By Mark Ward
Technology Correspondent, BBC News website
Cyber criminals are turning their attention to the programs that run many online shops, say experts.
The right combination of words can unlock web databases
The move to target the databases and programs that power online shops is a significant change in tactics.
In one case, an attacker got hold of a PC maker's entire customer list and sent everyone on it a nasty note.
"It's kind of like an arms race. It's the next logical step to go after the application itself," said Rob Straight from software firm Compuware.
"There are a lot of people that spend their time and energy to think of ways to break into applications maybe for fun and maybe for profit," he said.
Businesses connected to the net, and especially those that run online shops, are used to defeating all kinds of attacks. On a daily basis they have to cope with attempts to exploit known vulnerabilities as well as viruses and worms that try to slip through security software.
Evidence for just how new this is can be seen in the latest list of the Top 20 most vulnerable programs released in early May by the Sans Institute.
For the first time this list included such things as media players, anti-virus programs, web browsers and databases.
Vulnerabilities in browsers and media players are proving popular with the malicious hackers, said Gerhard Eschelbeck, chief technology officer at security firm Qualys and a Sans contributor.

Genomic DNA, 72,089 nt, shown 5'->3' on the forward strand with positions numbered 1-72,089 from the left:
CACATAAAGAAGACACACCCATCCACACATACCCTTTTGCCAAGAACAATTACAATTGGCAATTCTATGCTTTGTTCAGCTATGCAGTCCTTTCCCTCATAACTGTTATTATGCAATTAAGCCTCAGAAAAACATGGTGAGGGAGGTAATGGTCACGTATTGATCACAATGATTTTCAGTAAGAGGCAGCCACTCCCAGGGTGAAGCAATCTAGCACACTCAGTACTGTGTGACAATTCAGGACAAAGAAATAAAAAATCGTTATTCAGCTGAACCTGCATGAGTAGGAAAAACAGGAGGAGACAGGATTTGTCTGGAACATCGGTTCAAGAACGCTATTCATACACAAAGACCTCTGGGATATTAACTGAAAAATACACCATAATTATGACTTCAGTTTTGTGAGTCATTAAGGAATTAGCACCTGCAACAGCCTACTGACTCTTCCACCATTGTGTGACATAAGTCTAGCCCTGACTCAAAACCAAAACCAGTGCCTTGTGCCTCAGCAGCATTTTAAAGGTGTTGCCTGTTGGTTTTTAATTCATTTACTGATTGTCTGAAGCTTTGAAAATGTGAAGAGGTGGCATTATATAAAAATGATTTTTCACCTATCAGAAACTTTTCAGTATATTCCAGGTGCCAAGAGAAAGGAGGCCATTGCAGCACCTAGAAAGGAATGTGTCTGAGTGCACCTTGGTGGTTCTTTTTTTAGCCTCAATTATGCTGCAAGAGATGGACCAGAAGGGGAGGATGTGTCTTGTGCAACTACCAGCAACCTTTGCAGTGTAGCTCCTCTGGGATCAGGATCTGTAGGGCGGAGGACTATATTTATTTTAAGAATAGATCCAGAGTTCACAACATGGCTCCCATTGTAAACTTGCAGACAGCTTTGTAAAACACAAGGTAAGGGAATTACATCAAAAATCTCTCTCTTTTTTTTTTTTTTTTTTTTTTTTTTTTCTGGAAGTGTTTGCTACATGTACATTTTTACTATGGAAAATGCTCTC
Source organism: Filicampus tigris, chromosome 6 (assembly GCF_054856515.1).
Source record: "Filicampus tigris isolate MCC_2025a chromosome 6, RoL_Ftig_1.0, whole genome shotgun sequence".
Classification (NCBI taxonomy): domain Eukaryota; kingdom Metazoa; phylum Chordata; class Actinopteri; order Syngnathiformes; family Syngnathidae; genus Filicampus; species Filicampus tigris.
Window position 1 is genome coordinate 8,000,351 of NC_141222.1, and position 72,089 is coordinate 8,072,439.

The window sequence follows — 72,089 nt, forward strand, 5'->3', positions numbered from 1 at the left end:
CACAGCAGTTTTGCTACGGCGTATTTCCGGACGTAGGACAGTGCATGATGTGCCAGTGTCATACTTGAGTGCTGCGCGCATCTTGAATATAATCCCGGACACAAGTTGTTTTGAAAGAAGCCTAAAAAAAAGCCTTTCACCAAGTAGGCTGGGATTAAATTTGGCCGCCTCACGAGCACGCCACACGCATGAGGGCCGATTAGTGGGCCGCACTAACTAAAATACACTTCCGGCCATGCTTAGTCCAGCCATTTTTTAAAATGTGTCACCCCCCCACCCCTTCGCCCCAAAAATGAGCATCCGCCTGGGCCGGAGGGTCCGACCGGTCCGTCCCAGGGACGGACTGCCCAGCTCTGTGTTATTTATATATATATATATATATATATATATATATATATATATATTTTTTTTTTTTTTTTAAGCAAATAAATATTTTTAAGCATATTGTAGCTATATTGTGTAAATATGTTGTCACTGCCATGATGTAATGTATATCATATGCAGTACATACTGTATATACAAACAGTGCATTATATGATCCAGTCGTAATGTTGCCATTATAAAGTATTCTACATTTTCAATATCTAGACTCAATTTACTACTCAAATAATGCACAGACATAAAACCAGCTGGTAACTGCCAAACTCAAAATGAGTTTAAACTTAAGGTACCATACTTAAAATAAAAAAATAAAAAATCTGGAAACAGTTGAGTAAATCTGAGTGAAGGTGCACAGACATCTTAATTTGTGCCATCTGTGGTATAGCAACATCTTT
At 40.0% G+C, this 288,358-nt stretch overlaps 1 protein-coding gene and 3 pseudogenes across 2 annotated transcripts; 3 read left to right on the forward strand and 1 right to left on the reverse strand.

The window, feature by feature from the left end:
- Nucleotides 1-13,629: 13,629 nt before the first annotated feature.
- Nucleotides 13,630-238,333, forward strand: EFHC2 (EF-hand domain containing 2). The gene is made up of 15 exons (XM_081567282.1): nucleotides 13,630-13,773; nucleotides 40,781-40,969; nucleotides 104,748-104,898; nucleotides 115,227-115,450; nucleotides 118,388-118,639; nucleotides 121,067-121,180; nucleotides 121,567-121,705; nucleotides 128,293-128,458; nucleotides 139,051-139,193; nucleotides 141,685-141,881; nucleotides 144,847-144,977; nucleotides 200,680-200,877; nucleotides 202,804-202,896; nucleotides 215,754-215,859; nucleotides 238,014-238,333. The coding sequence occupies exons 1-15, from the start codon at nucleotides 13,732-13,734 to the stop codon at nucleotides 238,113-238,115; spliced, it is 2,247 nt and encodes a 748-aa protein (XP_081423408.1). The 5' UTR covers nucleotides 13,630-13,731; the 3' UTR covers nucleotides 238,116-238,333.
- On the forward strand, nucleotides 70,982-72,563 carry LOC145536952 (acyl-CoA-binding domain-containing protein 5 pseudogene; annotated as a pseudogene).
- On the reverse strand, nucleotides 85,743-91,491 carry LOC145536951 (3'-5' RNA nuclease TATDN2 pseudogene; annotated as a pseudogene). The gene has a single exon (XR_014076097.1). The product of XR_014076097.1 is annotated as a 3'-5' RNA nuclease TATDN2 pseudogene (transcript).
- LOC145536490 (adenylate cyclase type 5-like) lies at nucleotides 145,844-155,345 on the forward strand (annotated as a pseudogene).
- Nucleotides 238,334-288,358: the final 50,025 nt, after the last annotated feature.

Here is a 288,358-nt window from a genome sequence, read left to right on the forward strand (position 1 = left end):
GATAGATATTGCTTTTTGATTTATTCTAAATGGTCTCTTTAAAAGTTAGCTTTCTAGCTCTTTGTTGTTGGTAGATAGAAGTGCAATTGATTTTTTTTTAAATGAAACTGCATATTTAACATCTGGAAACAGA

"They typically require some interaction by the victim to get exploited, such as browsing a malicious website, or opening a malicious e-mail or media file," he said.
But, he says, attempts to subvert website shopping systems rather than the basic operating systems on PCs and servers are something new.
Many of the programs or applications that net businesses write to power their online shops include fields in which customers can enter text such as a quantity, wrapping instructions or address.
Web shops and online banks were seeing far more attempts to inject working computer code into the databases and applications behind the scenes of many websites, said Donal Casey, spokesman for Diagonal Security.
"It can be very difficult to defend against these attacks," he said.
Online banks are regularly attacked by computer criminals
What can make it worse is that once attackers find a vulnerability in one web application, they are likely to try it again and again in all the other places that particular program is used.
Organisations such as the Jericho Forum and the Open Web Application Security Project have sprung up to do a better job of scrutinising these backroom programs and ensuring they are secure.
"You can get unexpected input by users and the application might not be set up to deal with that," said Mr Straight from Compuware. "You could get unpredictable results and or even the failure of the application."
Some attackers try to enter database commands into such fields just to see what happens. In such cases "unpredictable results" could see those commands executed and a database seriously compromised, said Mr Straight.
Attackers could end up with a store's entire customer list, including credit card numbers and bank account details.
Increasingly, said Mr Straight, developers writing web applications were turning to automated tools that check the programs are proof against the most common attacks.
"We can simulate what a hacker would do by bombarding an application with erroneous text strings," said Mr Straight.
"There are real consequences to all this," he said.